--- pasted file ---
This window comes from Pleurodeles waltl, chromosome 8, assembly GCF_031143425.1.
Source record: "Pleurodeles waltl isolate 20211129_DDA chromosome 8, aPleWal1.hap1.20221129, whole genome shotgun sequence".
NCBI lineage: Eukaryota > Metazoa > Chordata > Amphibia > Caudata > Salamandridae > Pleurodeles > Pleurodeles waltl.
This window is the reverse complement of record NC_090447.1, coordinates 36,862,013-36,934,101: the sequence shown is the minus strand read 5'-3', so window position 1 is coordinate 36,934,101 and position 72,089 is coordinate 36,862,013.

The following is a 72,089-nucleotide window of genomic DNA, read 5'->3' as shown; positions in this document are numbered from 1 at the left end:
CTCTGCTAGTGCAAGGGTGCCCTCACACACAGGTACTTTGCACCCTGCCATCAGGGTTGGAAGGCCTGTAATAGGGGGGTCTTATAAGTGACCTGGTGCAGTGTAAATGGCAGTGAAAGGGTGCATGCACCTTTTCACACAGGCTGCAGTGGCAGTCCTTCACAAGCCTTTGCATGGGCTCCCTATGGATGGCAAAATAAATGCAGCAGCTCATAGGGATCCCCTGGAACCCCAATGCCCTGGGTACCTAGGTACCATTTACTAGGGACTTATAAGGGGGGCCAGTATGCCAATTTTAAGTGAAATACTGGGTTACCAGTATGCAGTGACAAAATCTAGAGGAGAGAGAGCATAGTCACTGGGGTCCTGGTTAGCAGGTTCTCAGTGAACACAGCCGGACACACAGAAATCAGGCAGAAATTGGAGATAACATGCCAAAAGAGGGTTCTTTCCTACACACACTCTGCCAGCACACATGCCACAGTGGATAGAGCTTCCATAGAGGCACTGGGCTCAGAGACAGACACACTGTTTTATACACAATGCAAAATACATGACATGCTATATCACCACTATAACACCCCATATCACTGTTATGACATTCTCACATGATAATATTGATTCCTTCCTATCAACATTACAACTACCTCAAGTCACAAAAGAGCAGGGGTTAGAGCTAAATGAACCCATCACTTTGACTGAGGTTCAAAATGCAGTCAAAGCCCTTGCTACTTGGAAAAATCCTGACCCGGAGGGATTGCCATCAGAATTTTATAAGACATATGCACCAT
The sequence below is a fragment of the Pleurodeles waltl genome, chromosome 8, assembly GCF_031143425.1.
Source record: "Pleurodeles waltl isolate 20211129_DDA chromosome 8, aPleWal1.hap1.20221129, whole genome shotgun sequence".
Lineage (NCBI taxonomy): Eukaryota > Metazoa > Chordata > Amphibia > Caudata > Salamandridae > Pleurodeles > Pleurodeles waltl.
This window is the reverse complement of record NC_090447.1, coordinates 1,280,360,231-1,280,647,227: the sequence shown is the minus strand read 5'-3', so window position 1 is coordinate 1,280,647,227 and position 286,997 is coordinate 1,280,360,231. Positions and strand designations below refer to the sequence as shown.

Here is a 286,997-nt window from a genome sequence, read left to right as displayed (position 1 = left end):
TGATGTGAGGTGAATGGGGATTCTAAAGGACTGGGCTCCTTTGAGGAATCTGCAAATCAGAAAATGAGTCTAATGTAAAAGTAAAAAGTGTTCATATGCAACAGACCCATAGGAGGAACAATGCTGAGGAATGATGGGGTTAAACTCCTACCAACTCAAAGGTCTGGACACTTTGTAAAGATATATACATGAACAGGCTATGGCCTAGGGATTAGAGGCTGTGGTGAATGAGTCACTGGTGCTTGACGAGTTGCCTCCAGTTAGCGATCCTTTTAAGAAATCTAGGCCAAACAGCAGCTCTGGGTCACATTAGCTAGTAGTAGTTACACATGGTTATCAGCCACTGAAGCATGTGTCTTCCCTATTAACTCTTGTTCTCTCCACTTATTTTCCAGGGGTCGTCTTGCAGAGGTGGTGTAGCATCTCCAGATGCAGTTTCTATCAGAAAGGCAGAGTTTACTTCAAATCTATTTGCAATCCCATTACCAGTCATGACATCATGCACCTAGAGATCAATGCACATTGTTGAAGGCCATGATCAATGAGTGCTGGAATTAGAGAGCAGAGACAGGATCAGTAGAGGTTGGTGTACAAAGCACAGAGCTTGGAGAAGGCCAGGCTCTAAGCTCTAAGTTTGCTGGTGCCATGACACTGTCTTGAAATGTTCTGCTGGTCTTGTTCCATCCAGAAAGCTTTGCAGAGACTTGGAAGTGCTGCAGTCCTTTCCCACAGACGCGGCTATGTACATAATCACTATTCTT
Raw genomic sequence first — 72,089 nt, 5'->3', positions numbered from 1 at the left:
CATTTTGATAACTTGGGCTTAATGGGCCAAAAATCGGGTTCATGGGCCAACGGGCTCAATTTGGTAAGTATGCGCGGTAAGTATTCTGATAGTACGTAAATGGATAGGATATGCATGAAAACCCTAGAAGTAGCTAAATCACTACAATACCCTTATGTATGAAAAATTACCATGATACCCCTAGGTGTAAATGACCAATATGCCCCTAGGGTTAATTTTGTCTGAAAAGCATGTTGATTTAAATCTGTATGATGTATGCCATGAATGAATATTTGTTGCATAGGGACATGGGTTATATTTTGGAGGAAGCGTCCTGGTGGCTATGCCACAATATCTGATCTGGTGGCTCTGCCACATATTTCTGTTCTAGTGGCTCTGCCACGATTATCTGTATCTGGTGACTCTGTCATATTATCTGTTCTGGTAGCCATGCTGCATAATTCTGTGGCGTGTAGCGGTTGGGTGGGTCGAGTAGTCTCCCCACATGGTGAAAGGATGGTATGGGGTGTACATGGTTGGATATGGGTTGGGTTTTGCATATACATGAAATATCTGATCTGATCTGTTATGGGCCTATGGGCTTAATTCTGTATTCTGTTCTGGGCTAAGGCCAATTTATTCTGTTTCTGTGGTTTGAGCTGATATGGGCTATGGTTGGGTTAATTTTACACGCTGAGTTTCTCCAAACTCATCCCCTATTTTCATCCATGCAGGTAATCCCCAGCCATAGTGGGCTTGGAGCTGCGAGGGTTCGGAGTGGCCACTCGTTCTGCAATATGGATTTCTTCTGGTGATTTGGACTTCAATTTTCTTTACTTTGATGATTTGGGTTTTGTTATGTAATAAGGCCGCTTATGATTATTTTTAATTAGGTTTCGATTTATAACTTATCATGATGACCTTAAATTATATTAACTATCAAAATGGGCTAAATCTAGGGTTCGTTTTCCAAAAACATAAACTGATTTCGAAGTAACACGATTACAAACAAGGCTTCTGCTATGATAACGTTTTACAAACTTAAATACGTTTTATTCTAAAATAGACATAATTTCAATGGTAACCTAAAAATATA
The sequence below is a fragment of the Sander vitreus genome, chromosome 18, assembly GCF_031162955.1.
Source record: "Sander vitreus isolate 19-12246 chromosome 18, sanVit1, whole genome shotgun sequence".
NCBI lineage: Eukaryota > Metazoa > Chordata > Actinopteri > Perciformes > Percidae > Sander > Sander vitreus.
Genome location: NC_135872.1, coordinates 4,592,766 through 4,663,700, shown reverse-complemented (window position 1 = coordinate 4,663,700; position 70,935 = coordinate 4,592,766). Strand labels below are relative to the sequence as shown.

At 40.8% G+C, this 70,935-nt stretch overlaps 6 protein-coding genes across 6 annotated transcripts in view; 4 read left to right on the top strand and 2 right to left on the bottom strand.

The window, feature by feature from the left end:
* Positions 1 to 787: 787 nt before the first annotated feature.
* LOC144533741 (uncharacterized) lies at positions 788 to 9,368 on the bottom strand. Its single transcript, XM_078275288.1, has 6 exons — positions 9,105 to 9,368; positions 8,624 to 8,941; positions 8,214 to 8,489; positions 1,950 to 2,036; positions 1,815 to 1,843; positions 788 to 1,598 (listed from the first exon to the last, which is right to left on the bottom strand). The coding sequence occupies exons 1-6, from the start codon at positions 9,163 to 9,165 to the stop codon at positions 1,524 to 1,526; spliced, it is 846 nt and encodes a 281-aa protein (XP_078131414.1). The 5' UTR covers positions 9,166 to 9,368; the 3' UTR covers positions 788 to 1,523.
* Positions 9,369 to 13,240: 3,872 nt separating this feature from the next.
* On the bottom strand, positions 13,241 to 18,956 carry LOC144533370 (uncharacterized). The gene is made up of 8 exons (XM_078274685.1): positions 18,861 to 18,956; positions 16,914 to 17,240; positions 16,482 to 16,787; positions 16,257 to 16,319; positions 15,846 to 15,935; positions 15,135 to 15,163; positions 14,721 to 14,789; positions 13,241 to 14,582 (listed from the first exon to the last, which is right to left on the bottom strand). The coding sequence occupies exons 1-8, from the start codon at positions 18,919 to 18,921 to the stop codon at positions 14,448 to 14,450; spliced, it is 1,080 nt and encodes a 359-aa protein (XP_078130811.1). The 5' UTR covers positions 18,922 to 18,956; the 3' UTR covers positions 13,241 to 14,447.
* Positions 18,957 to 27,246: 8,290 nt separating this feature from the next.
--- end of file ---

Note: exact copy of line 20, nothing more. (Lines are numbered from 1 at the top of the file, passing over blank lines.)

The window, feature by feature from the left end: